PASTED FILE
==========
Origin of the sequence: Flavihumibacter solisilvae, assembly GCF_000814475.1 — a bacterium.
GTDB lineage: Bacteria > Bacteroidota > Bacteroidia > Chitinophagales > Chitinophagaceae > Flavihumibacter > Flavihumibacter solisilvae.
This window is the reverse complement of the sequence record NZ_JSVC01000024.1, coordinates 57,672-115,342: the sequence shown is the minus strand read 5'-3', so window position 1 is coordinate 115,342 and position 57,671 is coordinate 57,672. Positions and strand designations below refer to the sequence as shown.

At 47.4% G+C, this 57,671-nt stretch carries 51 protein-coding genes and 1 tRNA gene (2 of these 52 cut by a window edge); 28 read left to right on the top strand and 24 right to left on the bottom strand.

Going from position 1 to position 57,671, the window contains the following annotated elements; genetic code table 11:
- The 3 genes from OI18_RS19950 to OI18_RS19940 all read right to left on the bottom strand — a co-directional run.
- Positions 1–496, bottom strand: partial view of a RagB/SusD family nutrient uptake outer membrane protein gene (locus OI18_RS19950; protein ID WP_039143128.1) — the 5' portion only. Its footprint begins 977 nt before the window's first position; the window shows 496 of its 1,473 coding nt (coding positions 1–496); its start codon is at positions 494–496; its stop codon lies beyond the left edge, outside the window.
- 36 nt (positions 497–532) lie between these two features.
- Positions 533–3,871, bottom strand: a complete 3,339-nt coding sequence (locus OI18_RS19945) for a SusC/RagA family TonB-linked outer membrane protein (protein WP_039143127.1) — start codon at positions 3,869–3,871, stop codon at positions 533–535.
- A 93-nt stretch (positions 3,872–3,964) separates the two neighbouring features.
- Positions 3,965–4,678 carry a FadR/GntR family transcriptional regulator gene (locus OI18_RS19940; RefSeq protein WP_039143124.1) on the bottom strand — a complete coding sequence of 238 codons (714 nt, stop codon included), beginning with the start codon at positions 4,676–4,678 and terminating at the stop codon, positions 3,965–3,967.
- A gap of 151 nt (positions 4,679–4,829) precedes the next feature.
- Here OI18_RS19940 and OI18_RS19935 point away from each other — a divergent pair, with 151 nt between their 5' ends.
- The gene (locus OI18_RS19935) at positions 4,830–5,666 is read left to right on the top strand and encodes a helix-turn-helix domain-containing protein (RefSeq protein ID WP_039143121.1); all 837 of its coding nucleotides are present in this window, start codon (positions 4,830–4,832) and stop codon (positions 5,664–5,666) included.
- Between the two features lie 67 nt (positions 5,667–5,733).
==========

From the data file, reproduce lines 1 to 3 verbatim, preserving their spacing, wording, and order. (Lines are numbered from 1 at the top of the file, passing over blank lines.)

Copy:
Origin of the sequence: Flavihumibacter solisilvae, assembly GCF_000814475.1 — a bacterium.
GTDB lineage: Bacteria > Bacteroidota > Bacteroidia > Chitinophagales > Chitinophagaceae > Flavihumibacter > Flavihumibacter solisilvae.
This window is the reverse complement of the sequence record NZ_JSVC01000024.1, coordinates 57,672-115,342: the sequence shown is the minus strand read 5'-3', so window position 1 is coordinate 115,342 and position 57,671 is coordinate 57,672. Positions and strand designations below refer to the sequence as shown.